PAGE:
HOF: Look Back, Plan Ahead

The National Baseball Hall of Fame is prepping for the game’s biggest annual celebration when six legends will be inducted as the Class of 2018 this July in Cooperstown.

With the election of Vladimir Guerrero, Trevor Hoffman, Chipper Jones and Jim Thome by the Baseball Writers’ Association of America on Jan. 24, the Class of 2018 brings the total number of BBWAA electees in the last five elections to 16.

Guerrero, Hoffman, Jones and Thome will be inducted with Modern Baseball Era Committee electees Jack Morris and Alan Trammell at 1:30 p.m. ET on Sunday, July 29 at the Clark Sports Center in Cooperstown.

The 2018 Ford C. Frick Award winner Bob Costas and 2018 Spink Award winner Sheldon Ocker will be honored during Induction Weekend at the Awards Presentation on Saturday, July 28 at Doubleday Field in Cooperstown.

THE CLASS OF 21 8

VLAD TO BE HERE: Vladimir Guerrero played 16 seasons for the Expos, Angels, Rangers and Orioles, earning nine All-Star Game selections and winning the 2004 American League Most Valuable Player Award. An eight-time Silver Slugger Award winner for his work in right field and at designated hitter, Guerrero hit .300-or-better 13 times, drove in 100-or-more runs 10 times and topped the 30- home run mark in eight seasons. The owner of two 30 home run/30 stolen base seasons, Guerrero is one of only eight players in big league history to have at least a .318 career batting average and a .553 slugging percentage, a list that includes Joe DiMaggio, Jimmie Foxx, Lou Gehrig, Stan Musial, Babe Ruth and Ted Williams. Guerrero never struck out more than 95 times in any season, and of all the players in baseball history with at least 449 career home runs, only Stan Musial, Ted Williams, Lou Gehrig and Mel Ott struck out less frequently that Guerrero. Those five batters are the only players in MLB history with at least 400 home runs and fewer than 1,000 strikeouts.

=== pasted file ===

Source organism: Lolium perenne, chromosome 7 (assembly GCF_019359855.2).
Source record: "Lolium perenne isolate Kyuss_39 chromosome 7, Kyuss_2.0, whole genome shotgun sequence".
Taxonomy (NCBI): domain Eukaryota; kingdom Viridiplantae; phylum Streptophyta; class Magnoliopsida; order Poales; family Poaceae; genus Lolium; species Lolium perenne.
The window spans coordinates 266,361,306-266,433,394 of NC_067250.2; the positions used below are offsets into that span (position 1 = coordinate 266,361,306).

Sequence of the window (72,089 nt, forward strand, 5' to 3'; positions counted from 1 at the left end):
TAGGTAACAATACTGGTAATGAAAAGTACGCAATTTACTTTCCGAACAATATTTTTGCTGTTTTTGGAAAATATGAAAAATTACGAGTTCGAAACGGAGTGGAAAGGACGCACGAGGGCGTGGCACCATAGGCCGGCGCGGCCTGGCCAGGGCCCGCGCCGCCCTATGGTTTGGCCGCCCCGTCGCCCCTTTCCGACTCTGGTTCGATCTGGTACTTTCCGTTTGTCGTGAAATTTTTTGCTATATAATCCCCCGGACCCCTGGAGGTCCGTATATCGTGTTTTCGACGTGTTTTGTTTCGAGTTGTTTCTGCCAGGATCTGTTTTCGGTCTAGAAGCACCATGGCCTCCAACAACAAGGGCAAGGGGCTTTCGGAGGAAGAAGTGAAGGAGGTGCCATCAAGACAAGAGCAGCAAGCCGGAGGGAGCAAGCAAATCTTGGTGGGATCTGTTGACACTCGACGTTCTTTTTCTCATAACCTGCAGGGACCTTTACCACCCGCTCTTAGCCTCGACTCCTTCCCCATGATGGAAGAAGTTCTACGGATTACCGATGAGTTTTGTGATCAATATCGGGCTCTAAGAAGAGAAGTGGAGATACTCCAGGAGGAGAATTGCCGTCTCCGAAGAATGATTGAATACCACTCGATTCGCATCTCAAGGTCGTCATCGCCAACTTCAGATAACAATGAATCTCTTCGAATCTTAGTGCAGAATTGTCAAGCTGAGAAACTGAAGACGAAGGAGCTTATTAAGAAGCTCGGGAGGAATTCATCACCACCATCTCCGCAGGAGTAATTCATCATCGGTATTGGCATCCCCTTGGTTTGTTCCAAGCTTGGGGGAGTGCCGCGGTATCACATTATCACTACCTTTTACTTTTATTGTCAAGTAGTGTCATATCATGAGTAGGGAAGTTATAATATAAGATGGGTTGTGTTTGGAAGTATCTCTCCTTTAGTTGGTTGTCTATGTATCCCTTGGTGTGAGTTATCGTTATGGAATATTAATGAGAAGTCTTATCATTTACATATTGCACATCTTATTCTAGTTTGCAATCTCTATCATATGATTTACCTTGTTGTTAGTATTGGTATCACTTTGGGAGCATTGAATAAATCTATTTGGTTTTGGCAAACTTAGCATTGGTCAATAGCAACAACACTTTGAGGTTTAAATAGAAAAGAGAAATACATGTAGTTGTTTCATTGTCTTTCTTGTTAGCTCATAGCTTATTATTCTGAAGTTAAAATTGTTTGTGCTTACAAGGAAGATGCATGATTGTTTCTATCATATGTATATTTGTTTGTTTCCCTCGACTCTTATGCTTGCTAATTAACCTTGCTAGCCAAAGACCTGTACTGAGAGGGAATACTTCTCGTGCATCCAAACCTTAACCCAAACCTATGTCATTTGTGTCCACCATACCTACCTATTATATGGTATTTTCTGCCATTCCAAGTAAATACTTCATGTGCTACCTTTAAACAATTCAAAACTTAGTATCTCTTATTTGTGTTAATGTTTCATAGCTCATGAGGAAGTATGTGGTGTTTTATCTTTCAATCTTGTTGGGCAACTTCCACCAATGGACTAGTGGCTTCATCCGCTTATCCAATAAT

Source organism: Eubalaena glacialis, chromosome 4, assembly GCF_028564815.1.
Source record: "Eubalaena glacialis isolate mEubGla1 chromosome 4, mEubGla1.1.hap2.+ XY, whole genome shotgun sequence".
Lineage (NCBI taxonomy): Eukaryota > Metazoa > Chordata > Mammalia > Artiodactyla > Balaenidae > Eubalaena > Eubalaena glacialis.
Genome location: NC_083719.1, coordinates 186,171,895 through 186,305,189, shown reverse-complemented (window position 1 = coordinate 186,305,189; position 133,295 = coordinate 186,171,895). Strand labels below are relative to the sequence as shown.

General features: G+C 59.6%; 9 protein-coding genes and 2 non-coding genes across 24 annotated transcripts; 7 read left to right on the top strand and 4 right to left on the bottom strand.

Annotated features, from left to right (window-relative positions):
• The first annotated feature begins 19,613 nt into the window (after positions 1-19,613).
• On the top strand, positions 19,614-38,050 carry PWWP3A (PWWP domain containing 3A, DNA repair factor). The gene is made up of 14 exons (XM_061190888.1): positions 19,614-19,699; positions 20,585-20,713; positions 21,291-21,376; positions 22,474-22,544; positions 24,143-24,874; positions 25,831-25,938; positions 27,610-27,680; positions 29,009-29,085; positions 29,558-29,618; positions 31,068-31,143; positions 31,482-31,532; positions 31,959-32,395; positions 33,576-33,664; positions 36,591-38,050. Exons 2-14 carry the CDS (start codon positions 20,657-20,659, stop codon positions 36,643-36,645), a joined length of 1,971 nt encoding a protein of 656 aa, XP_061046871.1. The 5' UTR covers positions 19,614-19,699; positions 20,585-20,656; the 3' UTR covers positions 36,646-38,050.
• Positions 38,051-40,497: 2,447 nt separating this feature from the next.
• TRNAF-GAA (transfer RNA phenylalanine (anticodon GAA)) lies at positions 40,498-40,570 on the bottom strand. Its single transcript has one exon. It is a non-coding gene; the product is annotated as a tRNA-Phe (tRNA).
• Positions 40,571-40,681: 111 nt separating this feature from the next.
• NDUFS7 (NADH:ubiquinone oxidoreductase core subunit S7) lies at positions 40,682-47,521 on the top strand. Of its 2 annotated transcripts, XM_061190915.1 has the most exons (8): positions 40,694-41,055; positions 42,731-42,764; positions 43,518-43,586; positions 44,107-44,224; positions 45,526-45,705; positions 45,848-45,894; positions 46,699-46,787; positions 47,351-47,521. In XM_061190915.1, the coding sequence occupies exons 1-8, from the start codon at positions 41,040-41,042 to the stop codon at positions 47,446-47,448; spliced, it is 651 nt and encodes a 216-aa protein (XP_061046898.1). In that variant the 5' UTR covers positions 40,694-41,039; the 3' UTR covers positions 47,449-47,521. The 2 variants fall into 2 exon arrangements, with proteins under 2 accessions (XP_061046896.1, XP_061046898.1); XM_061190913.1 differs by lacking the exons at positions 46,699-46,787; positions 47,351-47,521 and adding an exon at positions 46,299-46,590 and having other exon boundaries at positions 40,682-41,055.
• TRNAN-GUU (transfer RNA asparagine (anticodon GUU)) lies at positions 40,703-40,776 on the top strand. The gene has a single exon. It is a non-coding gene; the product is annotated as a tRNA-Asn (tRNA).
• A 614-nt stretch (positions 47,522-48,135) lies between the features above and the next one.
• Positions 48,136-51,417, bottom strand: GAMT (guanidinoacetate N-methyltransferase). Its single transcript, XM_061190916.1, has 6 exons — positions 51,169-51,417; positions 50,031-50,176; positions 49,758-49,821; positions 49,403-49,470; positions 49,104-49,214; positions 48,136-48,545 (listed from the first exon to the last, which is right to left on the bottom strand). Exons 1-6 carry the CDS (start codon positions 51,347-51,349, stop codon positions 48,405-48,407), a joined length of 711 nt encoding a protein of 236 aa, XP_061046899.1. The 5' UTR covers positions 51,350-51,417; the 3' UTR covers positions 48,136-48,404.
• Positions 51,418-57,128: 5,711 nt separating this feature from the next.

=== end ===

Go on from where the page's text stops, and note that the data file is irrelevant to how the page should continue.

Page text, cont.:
WHAT A RELIEF: Trevor Hoffman pitched 18 seasons for the Marlins, Padres and Brewers, spending 16 seasons in San Diego…The first pitcher to reach both the 500-save and 600-save milestones, Hoffman ranks second in MLB history with 601 saves and second with 856 games finished. A seven-time All-Star who finished in the Top 10 of the NL Cy Young Award voting four times, Hoffman led the NL in saves twice and saved 40-or-more games nine times, tied with Mariano Rivera for the most such seasons all time…Ranks seventh all-time – and first among relief pitchers – with a career average of 6.989 hits per nine innings pitched…His career WHIP of 1.058 ranks ninth all-time and fifth all-time among pitchers whose careers started after 1920.

PUSHING IN ALL THE CHIPS: Chipper Jones played 19 seasons, all for the Atlanta Braves, including 13 years where the Braves made the postseason…The first overall pick in the 1990 MLB Draft, Jones becomes the second No. 1-overall selection to earn Hall of Fame election, following Ken Griffey Jr. in 2016. An eight-time All-Star and the 1999 NL Most Valuable Player, Jones topped the 100-RBI mark nine times and had eight seasons with at least 100 runs scored. Among players who appeared in at least half their games at third base, Jones is the only major leaguer to record at least 1,600 RBI and score at least 1,600 runs… His 1,623 RBI are the most of any player whose primary position was third base…As a rookie in 1995, led the Braves to the World Series title. One of only nine players in big league history with at least 400 home runs, a .300 batting average, a .400 on-base percentage and a .500 slugging percentage, along with Jimmie Foxx, Lou Gehrig, Mel Ott, Stan Musial, Manny Ramirez, Babe Ruth, Frank Thomas and Ted Williams.